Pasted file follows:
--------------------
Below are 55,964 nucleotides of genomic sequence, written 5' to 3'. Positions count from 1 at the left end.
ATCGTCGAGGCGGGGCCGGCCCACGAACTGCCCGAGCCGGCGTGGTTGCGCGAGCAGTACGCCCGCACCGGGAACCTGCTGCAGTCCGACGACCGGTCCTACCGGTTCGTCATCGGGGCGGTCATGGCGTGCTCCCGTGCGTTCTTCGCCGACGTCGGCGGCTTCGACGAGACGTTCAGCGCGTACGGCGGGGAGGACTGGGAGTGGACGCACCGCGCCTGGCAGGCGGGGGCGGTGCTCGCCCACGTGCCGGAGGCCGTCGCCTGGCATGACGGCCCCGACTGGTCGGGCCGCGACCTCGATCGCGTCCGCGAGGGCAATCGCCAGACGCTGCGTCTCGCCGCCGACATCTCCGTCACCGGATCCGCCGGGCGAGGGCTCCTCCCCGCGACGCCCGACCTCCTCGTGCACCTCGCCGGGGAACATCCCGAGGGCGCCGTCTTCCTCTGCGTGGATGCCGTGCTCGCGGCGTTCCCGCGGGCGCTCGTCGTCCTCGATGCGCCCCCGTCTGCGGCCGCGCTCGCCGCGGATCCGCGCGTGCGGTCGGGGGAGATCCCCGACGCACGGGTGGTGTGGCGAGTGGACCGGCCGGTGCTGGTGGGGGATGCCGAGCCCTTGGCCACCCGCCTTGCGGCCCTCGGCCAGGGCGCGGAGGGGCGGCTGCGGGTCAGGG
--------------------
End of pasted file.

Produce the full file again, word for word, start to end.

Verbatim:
Below are 55,964 nucleotides of genomic sequence, written 5' to 3'. Positions count from 1 at the left end.
ATCGTCGAGGCGGGGCCGGCCCACGAACTGCCCGAGCCGGCGTGGTTGCGCGAGCAGTACGCCCGCACCGGGAACCTGCTGCAGTCCGACGACCGGTCCTACCGGTTCGTCATCGGGGCGGTCATGGCGTGCTCCCGTGCGTTCTTCGCCGACGTCGGCGGCTTCGACGAGACGTTCAGCGCGTACGGCGGGGAGGACTGGGAGTGGACGCACCGCGCCTGGCAGGCGGGGGCGGTGCTCGCCCACGTGCCGGAGGCCGTCGCCTGGCATGACGGCCCCGACTGGTCGGGCCGCGACCTCGATCGCGTCCGCGAGGGCAATCGCCAGACGCTGCGTCTCGCCGCCGACATCTCCGTCACCGGATCCGCCGGGCGAGGGCTCCTCCCCGCGACGCCCGACCTCCTCGTGCACCTCGCCGGGGAACATCCCGAGGGCGCCGTCTTCCTCTGCGTGGATGCCGTGCTCGCGGCGTTCCCGCGGGCGCTCGTCGTCCTCGATGCGCCCCCGTCTGCGGCCGCGCTCGCCGCGGATCCGCGCGTGCGGTCGGGGGAGATCCCCGACGCACGGGTGGTGTGGCGAGTGGACCGGCCGGTGCTGGTGGGGGATGCCGAGCCCTTGGCCACCCGCCTTGCGGCCCTCGGCCAGGGCGCGGAGGGGCGGCTGCGGGTCAGGG